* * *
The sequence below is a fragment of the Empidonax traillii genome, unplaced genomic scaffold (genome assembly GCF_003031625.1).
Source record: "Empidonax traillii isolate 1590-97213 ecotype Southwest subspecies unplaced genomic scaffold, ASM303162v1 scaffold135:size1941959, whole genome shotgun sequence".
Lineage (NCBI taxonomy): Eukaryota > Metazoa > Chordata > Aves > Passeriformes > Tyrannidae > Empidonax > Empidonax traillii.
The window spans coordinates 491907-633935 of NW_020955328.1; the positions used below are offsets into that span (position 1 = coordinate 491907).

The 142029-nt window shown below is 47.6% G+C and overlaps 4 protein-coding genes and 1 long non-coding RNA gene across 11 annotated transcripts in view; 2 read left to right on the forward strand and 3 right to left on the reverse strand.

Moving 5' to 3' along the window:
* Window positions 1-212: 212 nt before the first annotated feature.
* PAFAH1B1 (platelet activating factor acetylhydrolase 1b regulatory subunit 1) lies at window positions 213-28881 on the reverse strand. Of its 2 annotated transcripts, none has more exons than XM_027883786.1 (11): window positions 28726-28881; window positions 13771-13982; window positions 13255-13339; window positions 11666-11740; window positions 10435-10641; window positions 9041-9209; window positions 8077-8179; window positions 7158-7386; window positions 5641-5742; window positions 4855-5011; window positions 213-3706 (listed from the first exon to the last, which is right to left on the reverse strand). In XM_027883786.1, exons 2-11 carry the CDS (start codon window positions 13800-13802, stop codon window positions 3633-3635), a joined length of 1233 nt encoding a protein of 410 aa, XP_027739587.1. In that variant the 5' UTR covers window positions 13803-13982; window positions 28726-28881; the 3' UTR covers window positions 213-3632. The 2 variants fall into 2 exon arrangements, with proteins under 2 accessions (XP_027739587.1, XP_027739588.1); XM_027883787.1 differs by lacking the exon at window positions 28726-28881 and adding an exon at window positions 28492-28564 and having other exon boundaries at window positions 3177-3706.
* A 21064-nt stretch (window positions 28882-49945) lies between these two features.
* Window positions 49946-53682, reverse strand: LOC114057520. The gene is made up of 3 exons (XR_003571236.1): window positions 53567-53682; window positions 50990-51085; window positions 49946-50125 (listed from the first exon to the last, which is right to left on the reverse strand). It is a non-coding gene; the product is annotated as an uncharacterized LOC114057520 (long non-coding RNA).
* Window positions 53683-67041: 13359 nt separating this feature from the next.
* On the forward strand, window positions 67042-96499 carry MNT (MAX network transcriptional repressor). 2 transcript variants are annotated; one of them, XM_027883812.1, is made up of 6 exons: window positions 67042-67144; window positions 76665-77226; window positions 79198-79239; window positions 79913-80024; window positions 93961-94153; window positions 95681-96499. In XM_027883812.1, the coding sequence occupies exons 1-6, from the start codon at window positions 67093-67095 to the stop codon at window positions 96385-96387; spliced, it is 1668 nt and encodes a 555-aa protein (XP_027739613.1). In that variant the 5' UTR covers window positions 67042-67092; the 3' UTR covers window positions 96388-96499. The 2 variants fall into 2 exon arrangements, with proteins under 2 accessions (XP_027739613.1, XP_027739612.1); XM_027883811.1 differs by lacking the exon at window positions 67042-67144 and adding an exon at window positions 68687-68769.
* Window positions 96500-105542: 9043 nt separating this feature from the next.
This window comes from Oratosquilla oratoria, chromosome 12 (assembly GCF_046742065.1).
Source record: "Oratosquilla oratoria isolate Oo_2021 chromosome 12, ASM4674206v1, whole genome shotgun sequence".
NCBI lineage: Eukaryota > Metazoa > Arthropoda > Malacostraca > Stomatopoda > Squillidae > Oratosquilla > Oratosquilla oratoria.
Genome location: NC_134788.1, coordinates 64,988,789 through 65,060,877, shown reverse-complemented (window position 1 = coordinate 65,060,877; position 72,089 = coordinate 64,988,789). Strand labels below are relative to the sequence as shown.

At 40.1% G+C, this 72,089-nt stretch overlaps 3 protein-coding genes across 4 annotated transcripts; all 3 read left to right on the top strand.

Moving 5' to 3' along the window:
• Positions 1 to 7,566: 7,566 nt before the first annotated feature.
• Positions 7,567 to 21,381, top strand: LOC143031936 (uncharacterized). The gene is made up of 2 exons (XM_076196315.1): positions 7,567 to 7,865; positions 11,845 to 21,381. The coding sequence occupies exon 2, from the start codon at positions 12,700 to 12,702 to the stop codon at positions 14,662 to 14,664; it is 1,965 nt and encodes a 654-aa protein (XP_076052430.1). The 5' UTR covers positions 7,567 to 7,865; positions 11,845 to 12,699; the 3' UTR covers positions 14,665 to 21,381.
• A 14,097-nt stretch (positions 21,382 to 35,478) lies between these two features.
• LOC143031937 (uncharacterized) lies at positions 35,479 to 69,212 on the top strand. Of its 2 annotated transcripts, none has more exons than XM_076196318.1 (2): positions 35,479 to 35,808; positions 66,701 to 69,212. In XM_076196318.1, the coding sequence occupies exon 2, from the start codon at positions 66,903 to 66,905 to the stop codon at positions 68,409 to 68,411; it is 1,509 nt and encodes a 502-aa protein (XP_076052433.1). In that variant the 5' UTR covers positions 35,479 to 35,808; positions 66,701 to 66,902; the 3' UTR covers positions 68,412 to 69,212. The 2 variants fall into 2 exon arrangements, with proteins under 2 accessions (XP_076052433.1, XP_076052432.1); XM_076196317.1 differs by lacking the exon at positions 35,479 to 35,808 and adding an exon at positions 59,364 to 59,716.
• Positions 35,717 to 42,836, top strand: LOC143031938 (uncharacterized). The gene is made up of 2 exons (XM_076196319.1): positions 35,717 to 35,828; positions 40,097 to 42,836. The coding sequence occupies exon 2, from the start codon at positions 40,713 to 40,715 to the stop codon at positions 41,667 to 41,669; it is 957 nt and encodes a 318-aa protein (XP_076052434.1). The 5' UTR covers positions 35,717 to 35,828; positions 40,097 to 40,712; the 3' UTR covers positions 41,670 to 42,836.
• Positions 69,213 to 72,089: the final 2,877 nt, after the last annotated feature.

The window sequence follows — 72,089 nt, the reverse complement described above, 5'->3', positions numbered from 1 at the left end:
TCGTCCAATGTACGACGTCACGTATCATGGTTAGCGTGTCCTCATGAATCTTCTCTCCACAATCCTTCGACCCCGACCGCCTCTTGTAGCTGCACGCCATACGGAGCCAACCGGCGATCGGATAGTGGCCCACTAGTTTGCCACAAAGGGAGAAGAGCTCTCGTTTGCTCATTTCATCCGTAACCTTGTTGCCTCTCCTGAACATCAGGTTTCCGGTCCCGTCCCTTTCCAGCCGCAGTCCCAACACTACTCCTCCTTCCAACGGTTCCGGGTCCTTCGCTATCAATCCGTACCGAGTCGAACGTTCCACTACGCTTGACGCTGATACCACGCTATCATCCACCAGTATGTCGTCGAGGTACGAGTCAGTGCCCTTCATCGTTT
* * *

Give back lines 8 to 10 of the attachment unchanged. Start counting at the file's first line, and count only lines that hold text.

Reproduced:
* PAFAH1B1 (platelet activating factor acetylhydrolase 1b regulatory subunit 1) lies at window positions 213-28881 on the reverse strand. Of its 2 annotated transcripts, none has more exons than XM_027883786.1 (11): window positions 28726-28881; window positions 13771-13982; window positions 13255-13339; window positions 11666-11740; window positions 10435-10641; window positions 9041-9209; window positions 8077-8179; window positions 7158-7386; window positions 5641-5742; window positions 4855-5011; window positions 213-3706 (listed from the first exon to the last, which is right to left on the reverse strand). In XM_027883786.1, exons 2-11 carry the CDS (start codon window positions 13800-13802, stop codon window positions 3633-3635), a joined length of 1233 nt encoding a protein of 410 aa, XP_027739587.1. In that variant the 5' UTR covers window positions 13803-13982; window positions 28726-28881; the 3' UTR covers window positions 213-3632. The 2 variants fall into 2 exon arrangements, with proteins under 2 accessions (XP_027739587.1, XP_027739588.1); XM_027883787.1 differs by lacking the exon at window positions 28726-28881 and adding an exon at window positions 28492-28564 and having other exon boundaries at window positions 3177-3706.
* A 21064-nt stretch (window positions 28882-49945) lies between these two features.
* Window positions 49946-53682, reverse strand: LOC114057520. The gene is made up of 3 exons (XR_003571236.1): window positions 53567-53682; window positions 50990-51085; window positions 49946-50125 (listed from the first exon to the last, which is right to left on the reverse strand). It is a non-coding gene; the product is annotated as an uncharacterized LOC114057520 (long non-coding RNA).